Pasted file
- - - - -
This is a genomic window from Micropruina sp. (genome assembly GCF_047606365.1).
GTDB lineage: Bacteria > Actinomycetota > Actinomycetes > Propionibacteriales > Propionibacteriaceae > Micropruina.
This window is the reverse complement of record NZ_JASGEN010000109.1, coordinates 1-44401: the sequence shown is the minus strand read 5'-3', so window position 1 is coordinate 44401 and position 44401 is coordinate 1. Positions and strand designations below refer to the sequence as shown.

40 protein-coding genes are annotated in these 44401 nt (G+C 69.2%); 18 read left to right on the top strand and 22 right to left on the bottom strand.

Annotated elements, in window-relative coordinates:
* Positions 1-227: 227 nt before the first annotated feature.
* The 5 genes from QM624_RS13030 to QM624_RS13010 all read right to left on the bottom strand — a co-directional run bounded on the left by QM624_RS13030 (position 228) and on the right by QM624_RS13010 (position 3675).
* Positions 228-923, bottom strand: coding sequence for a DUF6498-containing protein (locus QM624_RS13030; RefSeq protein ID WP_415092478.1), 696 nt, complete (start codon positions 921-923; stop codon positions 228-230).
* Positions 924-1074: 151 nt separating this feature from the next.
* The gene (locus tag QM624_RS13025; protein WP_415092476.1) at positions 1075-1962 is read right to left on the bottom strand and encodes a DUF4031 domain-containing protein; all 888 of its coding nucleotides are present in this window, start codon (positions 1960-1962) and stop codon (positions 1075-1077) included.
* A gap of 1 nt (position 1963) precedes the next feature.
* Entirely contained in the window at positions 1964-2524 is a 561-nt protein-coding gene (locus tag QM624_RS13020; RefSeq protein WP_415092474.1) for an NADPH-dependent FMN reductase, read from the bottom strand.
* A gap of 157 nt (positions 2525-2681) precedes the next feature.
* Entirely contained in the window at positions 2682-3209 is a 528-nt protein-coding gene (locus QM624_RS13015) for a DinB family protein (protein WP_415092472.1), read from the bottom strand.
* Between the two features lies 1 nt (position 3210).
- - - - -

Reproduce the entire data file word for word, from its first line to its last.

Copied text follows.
This is a genomic window from Micropruina sp. (genome assembly GCF_047606365.1).
GTDB lineage: Bacteria > Actinomycetota > Actinomycetes > Propionibacteriales > Propionibacteriaceae > Micropruina.
This window is the reverse complement of record NZ_JASGEN010000109.1, coordinates 1-44401: the sequence shown is the minus strand read 5'-3', so window position 1 is coordinate 44401 and position 44401 is coordinate 1. Positions and strand designations below refer to the sequence as shown.

40 protein-coding genes are annotated in these 44401 nt (G+C 69.2%); 18 read left to right on the top strand and 22 right to left on the bottom strand.

Annotated elements, in window-relative coordinates:
* Positions 1-227: 227 nt before the first annotated feature.
* The 5 genes from QM624_RS13030 to QM624_RS13010 all read right to left on the bottom strand — a co-directional run bounded on the left by QM624_RS13030 (position 228) and on the right by QM624_RS13010 (position 3675).
* Positions 228-923, bottom strand: coding sequence for a DUF6498-containing protein (locus QM624_RS13030; RefSeq protein ID WP_415092478.1), 696 nt, complete (start codon positions 921-923; stop codon positions 228-230).
* Positions 924-1074: 151 nt separating this feature from the next.
* The gene (locus tag QM624_RS13025; protein WP_415092476.1) at positions 1075-1962 is read right to left on the bottom strand and encodes a DUF4031 domain-containing protein; all 888 of its coding nucleotides are present in this window, start codon (positions 1960-1962) and stop codon (positions 1075-1077) included.
* A gap of 1 nt (position 1963) precedes the next feature.
* Entirely contained in the window at positions 1964-2524 is a 561-nt protein-coding gene (locus tag QM624_RS13020; RefSeq protein WP_415092474.1) for an NADPH-dependent FMN reductase, read from the bottom strand.
* A gap of 157 nt (positions 2525-2681) precedes the next feature.
* Entirely contained in the window at positions 2682-3209 is a 528-nt protein-coding gene (locus QM624_RS13015) for a DinB family protein (protein WP_415092472.1), read from the bottom strand.
* Between the two features lies 1 nt (position 3210).